If you've only seen the movie, read the book. It's totally different but fascinating and gives more perspective/content to some of the stuff from the movie.
A) My parents were mere pups in 1959.
B) I am not a person who is generally attracted to, what appears to be, sci-fi pulp.
C) The movie is enough to make any sensible person want to run screaming from this book.
D) Military stories tend to do very little for me.
All that said, I read this on a whim and was pleasantly surprised. Personally, I liked the narrator's tone and cadence quite a bit.
On a few occasions, the author does do some Ayn Rand-esque philosophizing, using his characters as a mouthpiece for his philosophy. These moments are few and far between enough, that they are easily stomached. If you don't let them bother you, this is a great listen!
I have read many books in my day and this one is my favorite. The 1997 movie and the book are completely different and unrelated. The movie is an embarrassment to this fantastic book. An interesting fact about the movie is that the director never even finished reading the book before he directed the movie.
When I first started listening to this book, I thought it was going to be as bad as the movie. I was greatly surprised by the philosophical and political agenda. It is almost as if the book and the movie have nothing in common, and for this I am greatful.
If there is one thing I have learned. If you like the movie you will love the book. This is the best book I have. Takes a little bit to get used to the narrator. I have had this title on my otis so many times I could not count. Cant wait till my 4 year old is old enough for this one.
My two favorite topics are Baseball and Military History. But my favorite books of all time are Starship Troopers and Ready Player One.
So this book has been an annual (at minimum) read for me for 20+ years. The philosophy contained within this story surpasses that of the great philosophers of all time. I actually read a lot of classical philosophy, but none (other than Plato's The Republic, and Allegory of the Cave, as well as all of Ayn Rand's work) compare - and none surpass. Simply, this book is about becoming a man (or woman, 'what's good for the goose') and a leader of Soldiers.
I have this book (as well as all of the Military Service Academies) as required reading for my Soldiers. In fact just this past week, while counseling one of my Soldiers, I had him review the story (parable in this case) of Private Hendrick and report back to me the lesson in that short excerpt. The entirety of this book is rife with examples of personal moral philosophy that Rico must learn (sometimes the hard way, but often just via epiphany after a lesson from Mr. (Colonel) Dubois (including several years after the class (e.g., "teaching me 'why' to fight, long after I had decided to fight anyhow").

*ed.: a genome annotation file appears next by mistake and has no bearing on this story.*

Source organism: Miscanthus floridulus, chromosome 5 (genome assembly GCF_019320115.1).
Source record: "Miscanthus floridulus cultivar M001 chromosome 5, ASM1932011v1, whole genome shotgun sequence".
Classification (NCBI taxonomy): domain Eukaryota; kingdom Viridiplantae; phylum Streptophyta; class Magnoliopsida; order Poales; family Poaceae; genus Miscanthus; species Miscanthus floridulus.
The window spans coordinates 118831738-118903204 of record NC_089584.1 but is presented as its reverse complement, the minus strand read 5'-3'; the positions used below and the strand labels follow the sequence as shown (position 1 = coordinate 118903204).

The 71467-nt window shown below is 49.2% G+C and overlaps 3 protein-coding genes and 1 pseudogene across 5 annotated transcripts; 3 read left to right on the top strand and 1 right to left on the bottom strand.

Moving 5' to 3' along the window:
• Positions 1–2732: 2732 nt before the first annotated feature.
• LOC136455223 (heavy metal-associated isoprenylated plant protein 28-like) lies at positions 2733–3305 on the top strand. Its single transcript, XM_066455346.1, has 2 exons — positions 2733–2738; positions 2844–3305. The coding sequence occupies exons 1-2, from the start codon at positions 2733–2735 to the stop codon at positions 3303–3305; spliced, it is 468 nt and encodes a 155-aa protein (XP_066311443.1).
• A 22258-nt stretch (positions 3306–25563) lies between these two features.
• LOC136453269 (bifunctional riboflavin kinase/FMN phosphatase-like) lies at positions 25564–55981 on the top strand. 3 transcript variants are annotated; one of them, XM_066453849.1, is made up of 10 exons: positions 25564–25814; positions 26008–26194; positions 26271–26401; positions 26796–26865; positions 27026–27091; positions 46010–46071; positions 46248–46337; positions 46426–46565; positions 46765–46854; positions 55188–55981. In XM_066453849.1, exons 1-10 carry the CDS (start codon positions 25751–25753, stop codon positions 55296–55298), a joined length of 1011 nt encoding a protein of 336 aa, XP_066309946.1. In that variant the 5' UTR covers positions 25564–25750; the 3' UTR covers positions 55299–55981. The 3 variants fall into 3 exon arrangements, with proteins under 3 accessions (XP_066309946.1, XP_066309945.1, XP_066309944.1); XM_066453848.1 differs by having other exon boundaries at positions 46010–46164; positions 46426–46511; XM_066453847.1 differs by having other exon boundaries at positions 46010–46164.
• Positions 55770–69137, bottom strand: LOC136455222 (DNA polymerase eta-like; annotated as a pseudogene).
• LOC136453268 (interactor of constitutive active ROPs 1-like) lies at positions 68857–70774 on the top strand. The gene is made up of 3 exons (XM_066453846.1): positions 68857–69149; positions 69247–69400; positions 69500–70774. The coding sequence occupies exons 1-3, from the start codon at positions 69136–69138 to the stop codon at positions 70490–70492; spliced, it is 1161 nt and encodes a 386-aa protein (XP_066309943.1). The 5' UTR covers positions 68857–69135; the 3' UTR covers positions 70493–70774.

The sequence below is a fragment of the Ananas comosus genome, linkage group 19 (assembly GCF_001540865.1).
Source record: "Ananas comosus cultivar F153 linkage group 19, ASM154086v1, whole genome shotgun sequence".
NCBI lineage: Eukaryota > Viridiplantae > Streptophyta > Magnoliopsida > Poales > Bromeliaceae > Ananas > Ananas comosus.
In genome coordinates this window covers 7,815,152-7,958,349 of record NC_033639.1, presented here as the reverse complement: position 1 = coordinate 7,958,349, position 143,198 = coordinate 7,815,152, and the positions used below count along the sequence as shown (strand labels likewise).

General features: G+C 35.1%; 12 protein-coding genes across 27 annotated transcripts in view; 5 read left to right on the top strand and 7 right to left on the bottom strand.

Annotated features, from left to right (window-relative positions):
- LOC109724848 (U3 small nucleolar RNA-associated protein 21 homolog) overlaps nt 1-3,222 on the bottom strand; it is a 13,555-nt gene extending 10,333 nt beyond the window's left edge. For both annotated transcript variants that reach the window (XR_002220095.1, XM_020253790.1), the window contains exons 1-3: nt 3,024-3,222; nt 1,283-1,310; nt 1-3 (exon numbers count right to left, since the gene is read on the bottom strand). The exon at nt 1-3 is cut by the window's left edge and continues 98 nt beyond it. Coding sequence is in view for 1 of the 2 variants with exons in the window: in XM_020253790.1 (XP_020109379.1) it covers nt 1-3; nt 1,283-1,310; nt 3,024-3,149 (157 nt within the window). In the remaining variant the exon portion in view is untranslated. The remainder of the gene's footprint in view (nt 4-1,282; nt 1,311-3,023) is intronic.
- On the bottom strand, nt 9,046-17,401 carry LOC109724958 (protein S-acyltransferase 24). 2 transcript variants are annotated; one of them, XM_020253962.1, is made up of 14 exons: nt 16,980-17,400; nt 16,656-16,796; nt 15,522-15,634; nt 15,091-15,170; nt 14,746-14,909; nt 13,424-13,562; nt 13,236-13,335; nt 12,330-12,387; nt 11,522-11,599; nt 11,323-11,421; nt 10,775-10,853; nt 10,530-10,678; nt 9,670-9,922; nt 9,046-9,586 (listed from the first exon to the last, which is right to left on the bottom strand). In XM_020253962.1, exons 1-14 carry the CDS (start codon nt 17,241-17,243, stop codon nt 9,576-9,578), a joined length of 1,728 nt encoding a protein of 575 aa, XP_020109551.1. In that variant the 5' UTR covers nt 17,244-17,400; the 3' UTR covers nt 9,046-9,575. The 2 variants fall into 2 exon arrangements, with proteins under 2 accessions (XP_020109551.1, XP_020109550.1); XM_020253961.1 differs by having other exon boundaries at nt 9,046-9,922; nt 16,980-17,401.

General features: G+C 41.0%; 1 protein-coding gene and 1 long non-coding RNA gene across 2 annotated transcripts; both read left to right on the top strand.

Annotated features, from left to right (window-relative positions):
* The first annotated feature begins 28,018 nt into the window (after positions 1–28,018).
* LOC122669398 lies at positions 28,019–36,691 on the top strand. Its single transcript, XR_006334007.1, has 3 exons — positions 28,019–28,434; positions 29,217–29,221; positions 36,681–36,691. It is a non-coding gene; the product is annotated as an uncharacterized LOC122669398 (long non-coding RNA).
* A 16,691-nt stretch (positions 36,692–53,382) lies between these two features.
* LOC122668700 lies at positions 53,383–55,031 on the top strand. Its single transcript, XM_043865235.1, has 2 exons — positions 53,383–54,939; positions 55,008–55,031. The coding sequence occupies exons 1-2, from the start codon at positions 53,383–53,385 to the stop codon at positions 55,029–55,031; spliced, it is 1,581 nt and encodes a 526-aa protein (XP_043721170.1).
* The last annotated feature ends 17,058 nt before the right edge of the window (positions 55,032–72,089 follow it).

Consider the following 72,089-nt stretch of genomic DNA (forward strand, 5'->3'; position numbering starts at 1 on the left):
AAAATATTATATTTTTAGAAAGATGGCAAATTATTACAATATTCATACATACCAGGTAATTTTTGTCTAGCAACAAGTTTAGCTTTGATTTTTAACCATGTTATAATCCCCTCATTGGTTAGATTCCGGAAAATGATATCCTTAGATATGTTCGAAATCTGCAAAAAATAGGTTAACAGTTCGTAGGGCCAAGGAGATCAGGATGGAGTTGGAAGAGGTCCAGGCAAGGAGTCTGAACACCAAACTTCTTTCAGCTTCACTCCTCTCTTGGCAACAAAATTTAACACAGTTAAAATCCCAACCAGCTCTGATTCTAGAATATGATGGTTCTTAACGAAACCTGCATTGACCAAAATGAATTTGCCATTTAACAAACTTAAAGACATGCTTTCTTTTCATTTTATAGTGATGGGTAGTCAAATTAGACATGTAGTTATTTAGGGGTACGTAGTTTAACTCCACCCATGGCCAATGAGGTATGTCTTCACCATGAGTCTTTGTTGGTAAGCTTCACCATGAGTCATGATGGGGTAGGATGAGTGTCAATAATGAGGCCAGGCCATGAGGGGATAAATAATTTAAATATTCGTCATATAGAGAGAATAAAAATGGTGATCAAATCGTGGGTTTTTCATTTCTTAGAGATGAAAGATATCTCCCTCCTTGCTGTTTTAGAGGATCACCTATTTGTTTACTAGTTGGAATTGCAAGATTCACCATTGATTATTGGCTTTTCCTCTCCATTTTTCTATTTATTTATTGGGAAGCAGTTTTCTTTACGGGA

My favorite part (biased perhaps because I'm a Master Sergeant myself) is the admonishment given to Rico and two other 3rd Lieutenants prior to their final assessment (a live mission inserted in the chain of command). The Officer Candidate School Commandant explains how each of them could be suddenly thrust into command (via KIAs of more senior officers) despite only being the lowest of lows of commissioned officers and asks...
"What will you do..."
"...consult your leading Sergeant."
"Obviously. He's probably older than you are, more drops under his belt, and he certainly knows his team better than you do... ask his advice. It won't decrease his confidence... If you don't he'll decide you are a fool... and he'll be right. You don't have to take his advice. Whether you use his ideas, or they spark some different plan - make your decision and snap out orders. The one thing that can strike terror in the heart of a good platoon sergeant is to find that he's working for a boss who can't make up his mind. There's never been an outfit in which officers and men were more dependent on each other than they are in the MI.I. and Sergeants are the glue that holds us together... Never forget it."
However, Heinlein's discourse on why they have the system they have and why it's better than any in history is in and of itself, inimitable.
I enjoyed the narrator, but there are several dubbed in segments laced throughout the book, at first I thought my wireless headphones were going out, but after listening to it again (as well as other books) it's definitely the recording. I usually listen at 3x speed and had no problem with this book.
I own the kindle edition and most of the printed editions (minus the first edition). It's nice to review all of the stories in print and I really like the whisper link between audible and kindle.
Starship Troopers was significantly better than the movie of the same name. It romanticizes the military and the strife required to move forward as a recruit in an exciting, action packed, science fiction setting. The only downside is that it ends too soon.
I enjoyed the story and I thought that the use of a separate class of citizens, who had taken personally responsibility for the body politic, most intriguing. Heinlein always seem to point out a likely what-if grounded in the hard facts of history and the current trajectory of civilization. I found myself with a few key takeaways from the story, both philosophical and educational. I recommend this book for anyone searching for further understanding of the military and for aspiring leaders.
seriously this book is one of my favorite sci-fi adventures that truly challenges you to think and consider some really interesting political concepts.